Things happen on the farm that simply do not happen in other places. Here are a few examples of zany events that I have collected over the past 6 years that I have been consulting for private growers.
• A client found a dead lady on his property. All work had to stop until it was determined if the remains were aboriginal.
• A contract harvest crewman came to work drunk and stole a grower’s tractor. He proceeded to run into a light pole and knock out power to thousands of people.
• Recently, two men stole an irrigator’s ATV, and when the thieves were pursued by field workers, the thieves discharged a shotgun, multiple times, at the field staff.
• A female intern PCA was carjacked at gunpoint.
• A field supervisor stepped into a portapotty located near a paved road. A passing bicyclist decided he needed a vehicle, threw his bicycle in the back of the truck, and stole the fieldman’s pickup truck.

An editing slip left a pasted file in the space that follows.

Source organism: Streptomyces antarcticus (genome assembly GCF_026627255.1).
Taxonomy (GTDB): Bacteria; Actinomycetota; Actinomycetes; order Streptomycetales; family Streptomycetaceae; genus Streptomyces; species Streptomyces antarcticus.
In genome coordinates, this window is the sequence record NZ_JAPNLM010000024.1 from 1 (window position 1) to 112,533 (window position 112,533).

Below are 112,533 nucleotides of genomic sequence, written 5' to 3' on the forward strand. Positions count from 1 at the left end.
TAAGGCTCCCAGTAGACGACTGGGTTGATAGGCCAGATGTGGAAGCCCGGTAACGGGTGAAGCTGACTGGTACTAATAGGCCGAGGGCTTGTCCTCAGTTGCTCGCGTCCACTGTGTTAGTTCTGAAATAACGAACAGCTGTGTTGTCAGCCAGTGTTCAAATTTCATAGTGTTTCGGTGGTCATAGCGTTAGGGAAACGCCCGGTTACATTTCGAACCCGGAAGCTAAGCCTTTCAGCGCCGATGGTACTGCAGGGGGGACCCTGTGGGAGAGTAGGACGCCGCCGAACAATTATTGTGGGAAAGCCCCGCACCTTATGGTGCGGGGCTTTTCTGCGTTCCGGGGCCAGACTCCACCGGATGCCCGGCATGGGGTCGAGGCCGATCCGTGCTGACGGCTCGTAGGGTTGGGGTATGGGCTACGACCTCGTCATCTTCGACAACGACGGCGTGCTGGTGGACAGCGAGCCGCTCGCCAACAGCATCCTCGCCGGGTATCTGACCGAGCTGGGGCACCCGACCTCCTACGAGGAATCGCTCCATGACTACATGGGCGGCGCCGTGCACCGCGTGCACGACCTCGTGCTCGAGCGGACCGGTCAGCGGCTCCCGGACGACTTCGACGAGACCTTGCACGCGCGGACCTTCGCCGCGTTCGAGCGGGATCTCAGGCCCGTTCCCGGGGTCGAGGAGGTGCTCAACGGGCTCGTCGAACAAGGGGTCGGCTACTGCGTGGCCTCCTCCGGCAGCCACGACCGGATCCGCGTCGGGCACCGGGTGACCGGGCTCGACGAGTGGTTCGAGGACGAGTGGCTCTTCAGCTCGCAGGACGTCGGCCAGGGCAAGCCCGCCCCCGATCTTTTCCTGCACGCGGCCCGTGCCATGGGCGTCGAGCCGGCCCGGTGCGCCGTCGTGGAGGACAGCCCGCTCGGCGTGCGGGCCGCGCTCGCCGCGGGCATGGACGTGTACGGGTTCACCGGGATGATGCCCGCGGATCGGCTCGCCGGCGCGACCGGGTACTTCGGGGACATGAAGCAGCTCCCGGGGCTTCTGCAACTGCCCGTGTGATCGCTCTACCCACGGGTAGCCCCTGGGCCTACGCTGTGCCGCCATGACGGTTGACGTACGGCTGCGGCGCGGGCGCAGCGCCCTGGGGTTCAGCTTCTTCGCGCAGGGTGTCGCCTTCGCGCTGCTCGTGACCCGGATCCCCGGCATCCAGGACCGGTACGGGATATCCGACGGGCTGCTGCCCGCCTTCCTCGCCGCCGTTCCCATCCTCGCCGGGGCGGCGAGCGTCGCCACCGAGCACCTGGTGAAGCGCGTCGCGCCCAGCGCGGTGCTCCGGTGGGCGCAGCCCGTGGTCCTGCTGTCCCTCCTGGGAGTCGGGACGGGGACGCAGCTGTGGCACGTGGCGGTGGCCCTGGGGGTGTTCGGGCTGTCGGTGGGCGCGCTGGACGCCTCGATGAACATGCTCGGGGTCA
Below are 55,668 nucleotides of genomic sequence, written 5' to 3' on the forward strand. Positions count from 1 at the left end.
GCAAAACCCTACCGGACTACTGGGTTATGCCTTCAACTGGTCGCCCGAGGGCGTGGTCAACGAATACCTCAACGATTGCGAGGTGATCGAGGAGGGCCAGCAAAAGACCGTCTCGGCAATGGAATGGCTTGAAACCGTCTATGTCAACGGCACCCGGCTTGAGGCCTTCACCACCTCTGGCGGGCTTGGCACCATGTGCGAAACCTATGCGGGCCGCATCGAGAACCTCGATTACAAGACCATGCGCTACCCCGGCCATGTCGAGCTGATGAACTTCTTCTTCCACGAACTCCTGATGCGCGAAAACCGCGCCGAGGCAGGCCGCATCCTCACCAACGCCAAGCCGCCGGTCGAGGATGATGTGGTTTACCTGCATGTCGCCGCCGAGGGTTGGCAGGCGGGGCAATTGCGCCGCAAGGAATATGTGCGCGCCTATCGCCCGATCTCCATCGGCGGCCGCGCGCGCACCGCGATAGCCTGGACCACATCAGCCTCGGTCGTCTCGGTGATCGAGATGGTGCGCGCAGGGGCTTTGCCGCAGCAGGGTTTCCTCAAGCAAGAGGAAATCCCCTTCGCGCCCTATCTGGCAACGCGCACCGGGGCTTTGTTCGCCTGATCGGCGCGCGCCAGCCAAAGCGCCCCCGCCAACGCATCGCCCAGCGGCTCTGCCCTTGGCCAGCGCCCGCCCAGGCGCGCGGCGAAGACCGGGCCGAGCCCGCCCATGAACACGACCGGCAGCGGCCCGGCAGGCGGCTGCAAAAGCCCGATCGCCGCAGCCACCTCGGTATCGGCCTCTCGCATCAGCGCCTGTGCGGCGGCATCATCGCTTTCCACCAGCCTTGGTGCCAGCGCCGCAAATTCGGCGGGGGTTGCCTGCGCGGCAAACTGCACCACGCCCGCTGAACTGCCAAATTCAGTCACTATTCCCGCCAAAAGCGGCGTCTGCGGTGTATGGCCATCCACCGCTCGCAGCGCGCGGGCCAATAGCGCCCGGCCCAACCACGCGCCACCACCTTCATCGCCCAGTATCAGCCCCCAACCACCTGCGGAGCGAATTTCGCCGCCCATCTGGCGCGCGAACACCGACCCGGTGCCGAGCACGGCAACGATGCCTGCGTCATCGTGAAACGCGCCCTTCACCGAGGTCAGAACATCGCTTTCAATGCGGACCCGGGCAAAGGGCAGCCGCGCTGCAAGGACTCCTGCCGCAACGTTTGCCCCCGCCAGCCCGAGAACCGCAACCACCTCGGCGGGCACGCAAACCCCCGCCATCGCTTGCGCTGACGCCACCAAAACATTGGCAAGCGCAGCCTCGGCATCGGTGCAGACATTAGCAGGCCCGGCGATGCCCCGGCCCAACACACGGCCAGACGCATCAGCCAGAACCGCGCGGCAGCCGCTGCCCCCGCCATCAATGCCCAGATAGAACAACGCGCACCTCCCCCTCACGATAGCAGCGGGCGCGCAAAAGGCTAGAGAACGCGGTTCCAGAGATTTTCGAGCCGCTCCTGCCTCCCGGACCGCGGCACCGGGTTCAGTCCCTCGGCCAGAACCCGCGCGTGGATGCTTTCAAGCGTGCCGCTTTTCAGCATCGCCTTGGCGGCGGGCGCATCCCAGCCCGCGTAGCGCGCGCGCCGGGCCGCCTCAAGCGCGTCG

• A contractor was driving a water truck that clipped a light pole, which fell into a freshly fumigated field. Power was interrupted to 25-30,000 people and several food-processing facilities. One facility reported it was losing $100,000/hour. However, PG&E could not go into the field to restore power because of the fumigant’s re-entry restrictions. Eventually, PG&E received permission from the Ag Commissioner later in the evening.
• A horserider trespassed on a ranch and the horse slipped into an irrigation reservoir and the rider was drowned.
• Rural theft is epidemic:
o It is common for metal wiring in wells to be stripped to be sold for salvage.
o Irrigation brass sprinkler heads are stolen to be sold for salvage.
o Solar panels disappear within days of installation.
These stories show that growers truly struggle with different realities and challenges than the other 98% of the society.
While farming is more precise than 10 years ago, farms are not engineered systems. Food is produced in spite of Mother Nature or despite human nature.